Due to the customisability and personalisation, web portals and personalised start pages have become very popular with internet users with the last couple of years. Web portals or start pages are meant to be the first page a user sees when they open up their web browser so it is unsurprising that even major companies like Microsoft, Yahoo and Google have put in time and effort into their own start pages in an attempt to attract more users. Like any website which gives users more control over what they can see, a more accurate picture emerges of users behaviour. At the same time, those who create widgets to run on these start pages can provide the users with a true multimedia experience.

There are a couple of problems now facing these webpages as noted by Read Write Web:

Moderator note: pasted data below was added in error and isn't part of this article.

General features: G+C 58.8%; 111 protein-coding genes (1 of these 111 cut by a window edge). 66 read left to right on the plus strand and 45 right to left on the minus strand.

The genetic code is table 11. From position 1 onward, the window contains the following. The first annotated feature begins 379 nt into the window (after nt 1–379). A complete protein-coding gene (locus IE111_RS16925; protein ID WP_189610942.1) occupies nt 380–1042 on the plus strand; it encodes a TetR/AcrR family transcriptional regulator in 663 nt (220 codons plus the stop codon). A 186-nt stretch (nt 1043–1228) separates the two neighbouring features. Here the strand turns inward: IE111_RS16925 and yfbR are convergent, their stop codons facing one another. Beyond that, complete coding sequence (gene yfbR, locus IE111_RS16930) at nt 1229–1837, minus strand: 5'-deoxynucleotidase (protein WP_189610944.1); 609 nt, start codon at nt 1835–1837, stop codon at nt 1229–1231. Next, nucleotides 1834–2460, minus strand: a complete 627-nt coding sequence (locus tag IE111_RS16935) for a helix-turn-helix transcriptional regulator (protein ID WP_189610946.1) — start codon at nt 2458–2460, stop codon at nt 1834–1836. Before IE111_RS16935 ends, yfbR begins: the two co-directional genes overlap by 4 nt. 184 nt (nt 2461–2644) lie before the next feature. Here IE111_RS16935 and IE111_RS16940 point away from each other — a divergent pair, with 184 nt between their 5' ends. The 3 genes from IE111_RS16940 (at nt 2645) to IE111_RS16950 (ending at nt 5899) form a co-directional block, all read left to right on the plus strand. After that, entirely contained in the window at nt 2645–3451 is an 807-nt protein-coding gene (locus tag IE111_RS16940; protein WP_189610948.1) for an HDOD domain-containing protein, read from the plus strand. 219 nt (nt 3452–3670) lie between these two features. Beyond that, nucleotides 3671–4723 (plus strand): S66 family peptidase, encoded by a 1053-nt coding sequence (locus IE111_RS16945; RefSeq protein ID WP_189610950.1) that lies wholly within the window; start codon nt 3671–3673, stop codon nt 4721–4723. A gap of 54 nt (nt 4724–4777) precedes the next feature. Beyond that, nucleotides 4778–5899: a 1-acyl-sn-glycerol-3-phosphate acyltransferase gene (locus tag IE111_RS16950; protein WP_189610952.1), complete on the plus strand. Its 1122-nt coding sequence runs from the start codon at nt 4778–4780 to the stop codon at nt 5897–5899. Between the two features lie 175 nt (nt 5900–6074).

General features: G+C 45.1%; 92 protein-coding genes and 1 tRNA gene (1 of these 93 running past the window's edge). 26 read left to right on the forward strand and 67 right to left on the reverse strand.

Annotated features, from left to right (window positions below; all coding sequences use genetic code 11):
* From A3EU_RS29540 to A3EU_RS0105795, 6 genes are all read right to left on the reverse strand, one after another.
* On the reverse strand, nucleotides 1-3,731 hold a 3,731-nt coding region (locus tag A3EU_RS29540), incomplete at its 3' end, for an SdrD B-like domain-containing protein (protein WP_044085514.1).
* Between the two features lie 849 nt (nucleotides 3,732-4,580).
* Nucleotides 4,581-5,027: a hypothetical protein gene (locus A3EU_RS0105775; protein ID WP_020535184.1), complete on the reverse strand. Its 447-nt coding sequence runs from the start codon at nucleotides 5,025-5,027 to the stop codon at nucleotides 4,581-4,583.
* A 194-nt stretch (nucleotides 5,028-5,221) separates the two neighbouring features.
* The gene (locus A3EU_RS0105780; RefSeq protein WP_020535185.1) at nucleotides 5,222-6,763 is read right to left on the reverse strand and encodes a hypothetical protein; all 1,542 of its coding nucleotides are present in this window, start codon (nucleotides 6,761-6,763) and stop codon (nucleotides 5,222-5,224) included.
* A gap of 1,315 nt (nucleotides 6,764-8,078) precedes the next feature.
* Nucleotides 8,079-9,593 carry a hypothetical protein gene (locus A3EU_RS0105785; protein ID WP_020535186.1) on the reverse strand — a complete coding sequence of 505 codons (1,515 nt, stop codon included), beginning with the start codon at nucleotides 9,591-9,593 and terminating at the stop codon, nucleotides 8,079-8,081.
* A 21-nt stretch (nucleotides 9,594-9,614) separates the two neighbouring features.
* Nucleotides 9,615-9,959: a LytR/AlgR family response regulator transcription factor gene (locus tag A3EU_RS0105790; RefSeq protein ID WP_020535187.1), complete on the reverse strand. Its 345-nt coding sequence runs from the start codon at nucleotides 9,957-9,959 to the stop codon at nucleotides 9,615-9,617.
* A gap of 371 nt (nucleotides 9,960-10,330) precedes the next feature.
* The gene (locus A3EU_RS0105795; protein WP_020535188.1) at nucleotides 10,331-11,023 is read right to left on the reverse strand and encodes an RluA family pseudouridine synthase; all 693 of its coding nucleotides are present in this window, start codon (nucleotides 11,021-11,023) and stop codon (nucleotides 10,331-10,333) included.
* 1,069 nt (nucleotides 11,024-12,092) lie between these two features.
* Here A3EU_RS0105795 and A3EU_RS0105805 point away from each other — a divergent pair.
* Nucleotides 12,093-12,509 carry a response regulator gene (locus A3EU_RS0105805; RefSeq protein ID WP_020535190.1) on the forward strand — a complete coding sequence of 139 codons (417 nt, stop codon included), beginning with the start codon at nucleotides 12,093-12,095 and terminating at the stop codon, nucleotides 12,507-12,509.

• Lack of differentiation - Although there are plenty of web portals, many of them have functionally identical. As you may have noticed from the examples above there are few major differences and it comes down more to appearance, ease of user interface and community contributions. For example, all of them will have a Youtube widget or Google widget that function exactly the same.
  • Speed issues - Due to the multimedia nature of portals, it can take a while to load up pages with lots of widgets on them.
  • Market Saturation - With so many choices and many big companies like Yahoo and Google competing, it is hard for new companies to break new ground or existing companies to convince other users to change their start page. Much of the increase in users are people who are new to start pages.

The previous online articles on gaming and social network provides some insight into how web portals are getting over these problems and the future of their development. For example, Netvibes and Pageflakes now give users the ability to create a public page, share information and track other users' activities a clear side that they are becoming similar to social network websites like Facebook. Perhaps in the future we will might see start pages which incorporate a customisable avatar and the ability to purchase virtual items in a virtual shop.